Of course, there are game parks (like [[South Luangwa Game Park]]) scattered throughout Zambia, and many Lusakans visit them on the weekends. Heading to [[Livingstone]] for a few days is also a popular choice. Finally, some people like the laid-back feel of [[Lake Malawi]].
Of course, there are game parks (like [[South Luangwa Park]]) scattered throughout Zambia, and many Lusakans visit them on the weekends. Heading to [[Livingstone]] for a few days is also a popular choice. Finally, some people like the laid-back feel of [[Lake Malawi]].
Minibuses are ubiquitous, cheap, and fast. For under a dollar, you can get almost anywhere in the city. The problem, is that bus routes are not posted, and a novice is likely to get lost. Do not be afraid to ask a conductor where he's headed.
For the uninitiated, then, a taxi might be a better option, at least initially. There are no meters in Zambia's taxis, so prices are somewhat negotiable. Be sure to set a price before getting in the cab. (A tip for newbies: Ask at a hotel lobby how much your trip should cost. If the cab driver states a higher price, mention that you're happy to ride a mini-bus. Watch the price drop. )
In 2000, Lusaka got its first official mall, and the reception was huge. The South African equivalent of Wal-Mart -- GAME Stores -- was the anchor, and locals and ex-pats alike flocked to it. The mall also features some high-end boutiques, a bookshop, a Subway restaurant (but without turkey!?), some memorabilia shops, and some clothing stores.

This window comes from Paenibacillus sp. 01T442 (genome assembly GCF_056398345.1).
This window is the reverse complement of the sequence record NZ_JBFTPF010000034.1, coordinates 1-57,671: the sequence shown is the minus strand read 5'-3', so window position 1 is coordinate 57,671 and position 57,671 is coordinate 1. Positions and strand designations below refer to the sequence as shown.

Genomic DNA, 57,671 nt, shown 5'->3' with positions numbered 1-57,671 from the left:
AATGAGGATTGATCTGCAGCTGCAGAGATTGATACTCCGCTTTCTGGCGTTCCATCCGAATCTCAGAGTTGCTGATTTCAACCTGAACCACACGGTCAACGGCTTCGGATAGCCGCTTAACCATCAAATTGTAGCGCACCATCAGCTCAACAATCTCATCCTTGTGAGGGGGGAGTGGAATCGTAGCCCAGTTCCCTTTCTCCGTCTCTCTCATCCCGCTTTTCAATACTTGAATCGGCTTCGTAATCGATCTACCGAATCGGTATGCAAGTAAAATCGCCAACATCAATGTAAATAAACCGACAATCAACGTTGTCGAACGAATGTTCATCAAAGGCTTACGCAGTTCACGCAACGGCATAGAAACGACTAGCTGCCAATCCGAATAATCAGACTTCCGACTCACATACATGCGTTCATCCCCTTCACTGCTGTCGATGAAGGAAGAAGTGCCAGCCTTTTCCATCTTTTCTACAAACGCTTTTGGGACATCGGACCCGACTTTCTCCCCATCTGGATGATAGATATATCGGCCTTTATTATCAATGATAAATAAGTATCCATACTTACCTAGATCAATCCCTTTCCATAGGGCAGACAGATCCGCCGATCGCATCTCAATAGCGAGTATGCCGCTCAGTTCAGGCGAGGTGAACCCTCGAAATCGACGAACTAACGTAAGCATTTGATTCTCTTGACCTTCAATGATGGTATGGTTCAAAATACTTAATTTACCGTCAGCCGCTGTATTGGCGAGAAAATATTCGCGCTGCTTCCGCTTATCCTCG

For a more "African" feel, though, you need to go Kabwata Cultural Village on Burma Road. There you will find dozens of curio-makers and salesmen. You will quickly learn that "looking is free," but the goods are not. Be prepared to spend a while, and don't be afraid to dicker.
The Dil offers the best Indian food in Africa for under $10. It's somewhat out of town, but well worth the drive.
The Intercontinental Hotel does the best brunch in Zambia, for about $10.
Fra-gigi's serves authentic Italian food for about $6. Look for the Mona Lisa portrait on the wall.
The Lusaka Club provides quality steaks and Chinese food in a "country club atmosphere" for around $10.
Spur's, the restaurant for the Holiday Inn, provides serviceable Western-styled meals for $5-$10.
Debonair's Pizza delivers for about $5.
Lusaka boasts many Western-styled bars (e.g., Brown's and McGinty's, mainly used by tourists, and ex-pats). However, Zambians love to drink; there are, therefore, a number of bars frequented by locals, as well. However, these change often.
Accommodation in Lusaka runs the gamut.
If you're traveling on the cheap, try ChaChaCha Backpackers. Wade, the owner, provides space to pitch a tent ($3), dorm beds ($5), or private rooms ($8-10). There is a good restaurant on-site, and Wade is happy to organize excursions -- safari, cultural, camping, etc. -- too.
There are a number of mid-range accommodation options, as well.
The Abundant Life is an impeccably clean hostel run by a local church. No alcohol allowed on the premises. Staff is extremely friendly. They offer en suite rooms and genuine suites, too, for about $20. Keep in mind Abundant Life is also a church, and they offer worship services on-site. Don't be surprised (or afraid) if you wake to the sound of the congregation speaking in tongues!
For more of a hotel feel, try The Ndeke Hotel for about $45/night. The rooms have double beds and satellite TV, and the hotel features a nice pool, a good bar, and a clean restaurant.
The Intercontinental Hotel is probably the nicest in Lusaka. The Pamodzi is a close second. Finally, The Holiday Inn is casual and comfortable, but expensive. Expect to spend anywhere from $100-$300 night for rooms in these hotels.
Of course, there are game parks (like South Luangwa National Park) scattered throughout Zambia, and many Lusakans visit them on the weekends. Heading to Livingstone for a few days is also a popular choice. Finally, some people like the laid-back feel of Lake Malawi.